6

Because the Windows API should be language-agnostic. It provides sufficient functionality for developers, regardless of the language they use. Of course, eventually many functions will duplicate existing functionality offered by the languages.

You should call the winapi functions (and macros) directly whenever you need a certain level of control -- compare fopen() with CreateFile() for instance. Otherwise, prefer language-specific constructs over API calls. At least, you gain more platform-independence.

  • 3
    I'm not sure how you would write a language-agnostic macro. – Pete Kirkham Jun 14 '10 at 15:15
  • ZeroMemory appears to be a macro for cross MS-language nomenclature. I checked as it was possibly a system trick for hardware memory clearing which could have been more efficient. It is probably just syntactic sugar for memset; ignore it. msdn.microsoft.com/en-us/library/aa366920(VS.85).aspx – msw Jun 14 '10 at 15:16
  • 1
    @Pete: if you have ZeroMemory defined in the C stdlib and - say VBA - then your coder uses the same name for the same purpose and is better locked-in to Microsoft. Embrace and extend, brother! en.wikipedia.org/wiki/Embrace,_extend_and_extinguish – msw Jun 14 '10 at 15:18
  • @Pete ouch! Macro or not, isn't it a part of the Windows API? – Humberto Jun 14 '10 at 15:29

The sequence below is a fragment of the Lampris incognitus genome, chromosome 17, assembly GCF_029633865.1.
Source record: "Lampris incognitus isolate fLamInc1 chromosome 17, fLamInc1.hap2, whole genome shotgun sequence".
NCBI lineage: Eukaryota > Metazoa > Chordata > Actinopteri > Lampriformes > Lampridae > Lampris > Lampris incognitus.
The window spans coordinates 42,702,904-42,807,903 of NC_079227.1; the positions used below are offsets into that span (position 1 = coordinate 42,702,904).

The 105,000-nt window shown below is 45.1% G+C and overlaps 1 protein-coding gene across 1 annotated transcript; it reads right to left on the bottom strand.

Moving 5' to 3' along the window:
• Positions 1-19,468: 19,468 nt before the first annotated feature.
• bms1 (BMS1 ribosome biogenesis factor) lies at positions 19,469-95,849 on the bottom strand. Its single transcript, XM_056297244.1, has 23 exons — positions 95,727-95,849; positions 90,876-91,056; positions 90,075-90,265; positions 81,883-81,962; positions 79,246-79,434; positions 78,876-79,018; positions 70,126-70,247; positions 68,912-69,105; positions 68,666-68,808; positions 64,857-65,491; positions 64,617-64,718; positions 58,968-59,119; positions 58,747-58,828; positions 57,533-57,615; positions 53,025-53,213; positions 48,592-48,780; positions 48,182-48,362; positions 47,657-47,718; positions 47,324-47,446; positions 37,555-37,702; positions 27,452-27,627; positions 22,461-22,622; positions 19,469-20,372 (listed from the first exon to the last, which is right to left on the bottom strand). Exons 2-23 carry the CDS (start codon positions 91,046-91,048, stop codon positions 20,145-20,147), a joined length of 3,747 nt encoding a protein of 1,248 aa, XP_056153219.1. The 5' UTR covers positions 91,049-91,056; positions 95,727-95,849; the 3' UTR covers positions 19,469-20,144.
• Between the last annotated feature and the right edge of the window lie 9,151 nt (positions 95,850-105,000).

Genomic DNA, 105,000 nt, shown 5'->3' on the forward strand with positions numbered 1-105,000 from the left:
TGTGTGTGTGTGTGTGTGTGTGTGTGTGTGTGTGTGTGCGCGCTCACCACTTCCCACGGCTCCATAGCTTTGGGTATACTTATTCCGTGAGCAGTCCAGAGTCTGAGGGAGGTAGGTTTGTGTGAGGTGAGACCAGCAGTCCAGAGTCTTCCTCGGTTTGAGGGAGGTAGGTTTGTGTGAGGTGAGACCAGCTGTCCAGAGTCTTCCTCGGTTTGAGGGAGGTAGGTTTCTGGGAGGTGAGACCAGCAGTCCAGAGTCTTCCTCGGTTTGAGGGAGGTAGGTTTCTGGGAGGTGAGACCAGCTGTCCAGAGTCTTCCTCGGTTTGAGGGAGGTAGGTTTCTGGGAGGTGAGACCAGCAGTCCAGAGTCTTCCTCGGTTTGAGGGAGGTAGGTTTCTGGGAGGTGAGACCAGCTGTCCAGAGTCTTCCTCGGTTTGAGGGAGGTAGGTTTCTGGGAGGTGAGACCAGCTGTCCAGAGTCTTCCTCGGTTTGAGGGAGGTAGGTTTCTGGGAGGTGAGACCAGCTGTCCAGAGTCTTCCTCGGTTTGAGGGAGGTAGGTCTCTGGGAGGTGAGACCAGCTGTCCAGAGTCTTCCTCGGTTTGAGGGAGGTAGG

• @Humberto It is part of the Windows API, but the Windows API is defined in C. Why do you believe the Windows API should be language agnostic? – Pete Kirkham Jun 14 '10 at 15:38
3

Because, ZeroMemory don't require line of comment

3

I think one point is that the memory allocation functions should look the same in all Win32 projects, independent of the programming language. Indeed, as have been pointed out before, in C, ZeroMemory is actually memset, the C function. In Delphi,

procedure ZeroMemory(Destination: Pointer; Length: DWORD);
begin
  FillChar(Destination^, Length, 0);
end;

where FillChar is the Delphi function. And so on:

procedure MoveMemory(Destination: Pointer; Source: Pointer; Length: DWORD);
begin
  Move(Source^, Destination^, Length);
end;

procedure FillMemory(Destination: Pointer; Length: DWORD; Fill: Byte);
begin
  FillChar(Destination^, Length, Fill);
end;

...
  • Really out of topic, but as a Delphi developer, I tend to use MoveMemory (or CopyMemory - they're identical) when I have pointers, and Move when I have variables, so I do not have to use "@" or "^". – Andreas Rejbrand Jun 14 '10 at 16:01
2

Actually, what you want to use is SecureZeroMemory().

An optimizing compiler can remove calls to memset(), and SecureZeroMemory() is designed to prevent this.

I used to think the ZeroMemory() calls were unnecessary until I came across this fact.

1

According to MSDN, ZeroMemory is a macro. It probably exists as a convenience (e.g., naming convention) or for backwards compatibility.

  • I'd go with the backwards compatibility, along with those functions for handling 32 bit numbers (I forget the names) for division etc. – Arthur Kalliokoski Jun 15 '10 at 1:48